The holidays are over, your boss is still a jerk and now you’re deciding whether to set him straight about how to treat you in 2013. What you do next could cost you your job, shut you out of your industry for awhile or help you win a case against your employer. As we launch into a new year, it’s an ideal time to brush up on your workplace rights.
If you think your boss needs a reason to terminate you, you’re wrong. In every state in the nation, with the exception of Montana, employers can fire employees for any reason or no reason at all. But you can learn strategy to help you come out ahead in career-threatening situations and prevent wrongful termination.
Let’s say you choose to tell your boss he’s a bully or publicly criticize his style of management. Know that not a single state has a law against workplace bullying and that your criticism could get you fired in most states. Knowing your workplace rights starts even before you land the job.
Prospective employees are getting tripped up in the hiring process by answering questions on job applications and in interviews without knowing what’s legally allowed. An employer isn’t supposed to ask questions that reveal a protected status such as age or race. Also, an employer isn’t supposed to do credit checks without your written permission. If you have bad credit, be ready to explain your situation.
Once hired, new employees face another quandary. They often sign paperwork without carefully reading what’s shoved in front of them. Big mistake. Increasingly, non-compete agreements are at the center of workplace conflict. By signing one, if you leave or get fired, you may be forfeiting your right to work in your industry for a year or more after you stop working for this employer.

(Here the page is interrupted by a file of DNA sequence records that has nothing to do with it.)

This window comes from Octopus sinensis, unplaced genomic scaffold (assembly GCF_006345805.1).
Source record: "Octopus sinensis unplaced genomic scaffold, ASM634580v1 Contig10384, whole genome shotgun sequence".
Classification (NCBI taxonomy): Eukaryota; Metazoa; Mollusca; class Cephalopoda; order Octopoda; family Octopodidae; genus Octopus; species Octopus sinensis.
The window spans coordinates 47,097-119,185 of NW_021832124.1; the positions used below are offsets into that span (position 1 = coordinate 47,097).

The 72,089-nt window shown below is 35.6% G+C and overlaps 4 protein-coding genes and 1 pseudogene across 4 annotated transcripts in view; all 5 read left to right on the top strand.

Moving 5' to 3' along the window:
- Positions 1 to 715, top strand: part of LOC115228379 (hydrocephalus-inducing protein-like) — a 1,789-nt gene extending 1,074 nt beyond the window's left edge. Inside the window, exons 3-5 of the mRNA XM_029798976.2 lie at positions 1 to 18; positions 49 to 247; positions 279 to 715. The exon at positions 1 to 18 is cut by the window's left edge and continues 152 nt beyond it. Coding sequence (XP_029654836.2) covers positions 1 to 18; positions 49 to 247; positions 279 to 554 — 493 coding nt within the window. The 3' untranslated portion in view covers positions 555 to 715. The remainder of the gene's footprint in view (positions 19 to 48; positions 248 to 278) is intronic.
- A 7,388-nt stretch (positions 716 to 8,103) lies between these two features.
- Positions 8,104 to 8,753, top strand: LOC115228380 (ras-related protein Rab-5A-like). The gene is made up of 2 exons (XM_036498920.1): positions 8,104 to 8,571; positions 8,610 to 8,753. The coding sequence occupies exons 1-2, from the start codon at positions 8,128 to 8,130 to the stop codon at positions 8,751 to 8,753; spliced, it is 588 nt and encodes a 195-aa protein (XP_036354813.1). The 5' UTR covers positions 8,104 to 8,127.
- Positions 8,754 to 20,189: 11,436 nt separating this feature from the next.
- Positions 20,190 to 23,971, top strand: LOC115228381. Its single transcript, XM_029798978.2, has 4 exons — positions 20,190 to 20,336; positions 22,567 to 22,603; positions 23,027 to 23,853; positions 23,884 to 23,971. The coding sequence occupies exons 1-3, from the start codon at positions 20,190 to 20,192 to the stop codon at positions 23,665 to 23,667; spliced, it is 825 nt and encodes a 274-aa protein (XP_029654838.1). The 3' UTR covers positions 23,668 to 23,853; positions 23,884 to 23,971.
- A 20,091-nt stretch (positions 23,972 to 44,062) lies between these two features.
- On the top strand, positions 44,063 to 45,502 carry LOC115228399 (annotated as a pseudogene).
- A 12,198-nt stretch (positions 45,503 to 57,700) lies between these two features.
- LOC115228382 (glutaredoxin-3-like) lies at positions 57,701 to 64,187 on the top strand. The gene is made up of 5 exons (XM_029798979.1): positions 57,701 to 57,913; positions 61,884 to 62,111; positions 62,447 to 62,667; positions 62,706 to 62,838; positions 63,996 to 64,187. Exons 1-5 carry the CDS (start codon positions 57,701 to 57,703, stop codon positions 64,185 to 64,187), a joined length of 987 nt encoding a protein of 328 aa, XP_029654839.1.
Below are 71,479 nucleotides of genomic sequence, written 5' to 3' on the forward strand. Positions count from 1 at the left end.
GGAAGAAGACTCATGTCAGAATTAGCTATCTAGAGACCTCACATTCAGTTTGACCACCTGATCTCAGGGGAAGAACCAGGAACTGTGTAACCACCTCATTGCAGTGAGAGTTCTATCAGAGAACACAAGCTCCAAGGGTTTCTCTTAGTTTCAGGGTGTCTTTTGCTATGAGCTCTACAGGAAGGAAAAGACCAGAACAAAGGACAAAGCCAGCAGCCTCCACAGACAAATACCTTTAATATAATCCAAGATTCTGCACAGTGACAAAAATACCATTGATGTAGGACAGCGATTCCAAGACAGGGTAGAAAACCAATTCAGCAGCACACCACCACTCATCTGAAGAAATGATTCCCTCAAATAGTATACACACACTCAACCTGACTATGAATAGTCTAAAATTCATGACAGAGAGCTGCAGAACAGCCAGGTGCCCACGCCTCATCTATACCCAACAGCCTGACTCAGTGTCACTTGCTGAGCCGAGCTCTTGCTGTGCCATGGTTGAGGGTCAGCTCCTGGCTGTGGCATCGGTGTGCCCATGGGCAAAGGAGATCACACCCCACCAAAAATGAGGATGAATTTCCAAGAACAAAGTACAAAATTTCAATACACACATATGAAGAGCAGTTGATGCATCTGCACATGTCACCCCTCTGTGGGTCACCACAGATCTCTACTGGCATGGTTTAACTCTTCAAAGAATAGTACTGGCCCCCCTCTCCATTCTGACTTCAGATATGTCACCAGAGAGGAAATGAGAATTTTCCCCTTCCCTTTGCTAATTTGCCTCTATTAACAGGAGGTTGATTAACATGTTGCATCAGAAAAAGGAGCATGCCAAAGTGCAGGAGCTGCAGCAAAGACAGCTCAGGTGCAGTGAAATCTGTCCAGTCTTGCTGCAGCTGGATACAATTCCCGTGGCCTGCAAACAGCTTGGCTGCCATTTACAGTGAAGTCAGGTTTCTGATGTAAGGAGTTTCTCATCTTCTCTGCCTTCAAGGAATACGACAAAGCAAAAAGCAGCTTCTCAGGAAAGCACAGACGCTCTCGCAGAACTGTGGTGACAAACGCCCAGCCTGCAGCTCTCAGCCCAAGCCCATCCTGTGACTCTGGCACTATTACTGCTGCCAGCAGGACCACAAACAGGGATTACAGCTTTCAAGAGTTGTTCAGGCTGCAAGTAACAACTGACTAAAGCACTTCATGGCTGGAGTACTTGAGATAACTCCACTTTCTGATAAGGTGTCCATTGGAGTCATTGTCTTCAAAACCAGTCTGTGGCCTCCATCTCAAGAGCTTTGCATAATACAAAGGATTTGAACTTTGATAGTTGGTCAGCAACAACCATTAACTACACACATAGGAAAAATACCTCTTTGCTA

One of the most troublesome trends expected to heat up in 2013 is conflict over overtime. Employees should know that because you are salaried doesn’t mean you’re automatically exempt from (not entitled to) paid overtime. And, federal and most state laws also don’t require you get paid sick days or additional pay for working holidays. Even more, there also is no law that requires employers to pay you more just because you got promoted.
In the new year, the biggest workplace clashes are expected to arise from online behavior. Employees are asking, “Can my employer monitor my Internet usage and read my emails?” The answer is yes. Assume your employer is monitoring your emails at work and act accordingly. The same goes for what you post on social media sites. Lots of employees are posting nasty comments about their bosses on Facebook, tweeting how awful management is and wondering why they were terminated.
If you’re thinking of catching your jerky boss in action on video and posting it on YouTube or Facebook, forget about it. The tape will probably not be admissible in court and could well land you in jail. If you are fired for any reason, don’t sign papers shoved in front of you without consulting an attorney.
to read the full article by Cindy Krischer Goodman, visit: The Miami Herald
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